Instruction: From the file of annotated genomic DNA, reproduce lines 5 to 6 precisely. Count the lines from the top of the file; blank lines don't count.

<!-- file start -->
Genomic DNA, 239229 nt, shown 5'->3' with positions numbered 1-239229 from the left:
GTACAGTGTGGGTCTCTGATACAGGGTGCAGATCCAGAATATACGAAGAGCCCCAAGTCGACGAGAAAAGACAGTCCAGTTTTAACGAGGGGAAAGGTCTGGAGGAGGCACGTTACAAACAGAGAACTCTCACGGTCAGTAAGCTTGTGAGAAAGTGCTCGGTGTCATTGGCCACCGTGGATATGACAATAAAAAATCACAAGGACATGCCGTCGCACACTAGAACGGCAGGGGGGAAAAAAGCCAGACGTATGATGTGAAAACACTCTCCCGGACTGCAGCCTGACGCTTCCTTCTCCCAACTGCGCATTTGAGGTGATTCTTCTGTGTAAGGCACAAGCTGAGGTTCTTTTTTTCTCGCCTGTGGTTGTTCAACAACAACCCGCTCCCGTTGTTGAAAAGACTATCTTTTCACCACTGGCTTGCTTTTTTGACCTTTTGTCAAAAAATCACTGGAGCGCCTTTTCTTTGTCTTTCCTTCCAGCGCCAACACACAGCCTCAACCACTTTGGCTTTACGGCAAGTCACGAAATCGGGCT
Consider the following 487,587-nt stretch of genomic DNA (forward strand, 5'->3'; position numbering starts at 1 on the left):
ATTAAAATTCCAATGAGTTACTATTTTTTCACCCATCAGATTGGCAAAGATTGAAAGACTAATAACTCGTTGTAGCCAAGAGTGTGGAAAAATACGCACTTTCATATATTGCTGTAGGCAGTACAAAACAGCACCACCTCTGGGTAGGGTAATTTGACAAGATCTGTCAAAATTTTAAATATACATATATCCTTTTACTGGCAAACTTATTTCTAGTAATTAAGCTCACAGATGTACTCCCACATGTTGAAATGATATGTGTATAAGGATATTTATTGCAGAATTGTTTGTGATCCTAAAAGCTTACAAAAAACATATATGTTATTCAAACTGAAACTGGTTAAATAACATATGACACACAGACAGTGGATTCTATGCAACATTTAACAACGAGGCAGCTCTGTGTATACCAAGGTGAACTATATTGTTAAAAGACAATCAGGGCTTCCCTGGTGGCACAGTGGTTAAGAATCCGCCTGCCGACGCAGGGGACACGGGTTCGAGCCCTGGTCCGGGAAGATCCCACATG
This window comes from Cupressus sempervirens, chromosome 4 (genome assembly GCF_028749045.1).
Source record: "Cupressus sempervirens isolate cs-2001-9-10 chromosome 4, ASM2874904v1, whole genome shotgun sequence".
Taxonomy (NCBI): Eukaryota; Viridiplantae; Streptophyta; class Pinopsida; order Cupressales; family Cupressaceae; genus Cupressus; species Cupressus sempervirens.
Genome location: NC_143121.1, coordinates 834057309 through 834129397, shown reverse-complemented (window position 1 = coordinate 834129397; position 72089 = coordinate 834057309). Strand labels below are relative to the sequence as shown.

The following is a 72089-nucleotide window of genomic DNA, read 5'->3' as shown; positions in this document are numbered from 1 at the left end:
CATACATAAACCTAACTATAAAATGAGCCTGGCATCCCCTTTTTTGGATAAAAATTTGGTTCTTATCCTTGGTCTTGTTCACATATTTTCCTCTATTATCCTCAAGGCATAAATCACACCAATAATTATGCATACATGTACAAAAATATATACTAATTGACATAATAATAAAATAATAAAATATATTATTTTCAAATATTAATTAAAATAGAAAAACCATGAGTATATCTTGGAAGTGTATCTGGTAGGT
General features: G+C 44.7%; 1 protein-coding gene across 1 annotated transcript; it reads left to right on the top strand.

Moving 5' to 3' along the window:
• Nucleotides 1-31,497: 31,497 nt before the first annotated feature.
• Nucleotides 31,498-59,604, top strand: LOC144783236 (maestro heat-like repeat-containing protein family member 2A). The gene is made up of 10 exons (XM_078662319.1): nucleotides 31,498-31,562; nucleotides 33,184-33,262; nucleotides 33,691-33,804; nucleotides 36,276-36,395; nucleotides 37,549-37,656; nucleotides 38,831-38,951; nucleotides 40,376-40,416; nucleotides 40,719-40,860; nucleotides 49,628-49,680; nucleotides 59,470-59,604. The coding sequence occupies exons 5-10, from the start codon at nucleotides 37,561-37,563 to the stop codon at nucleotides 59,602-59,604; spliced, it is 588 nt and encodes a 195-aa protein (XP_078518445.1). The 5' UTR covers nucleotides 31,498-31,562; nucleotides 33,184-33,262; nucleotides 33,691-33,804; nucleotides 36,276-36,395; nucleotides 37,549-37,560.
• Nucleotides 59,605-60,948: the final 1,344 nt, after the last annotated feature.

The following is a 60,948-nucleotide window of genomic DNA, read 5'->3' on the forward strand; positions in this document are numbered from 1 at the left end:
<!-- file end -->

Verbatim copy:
This window comes from Cupressus sempervirens, chromosome 4 (genome assembly GCF_028749045.1).
Source record: "Cupressus sempervirens isolate cs-2001-9-10 chromosome 4, ASM2874904v1, whole genome shotgun sequence".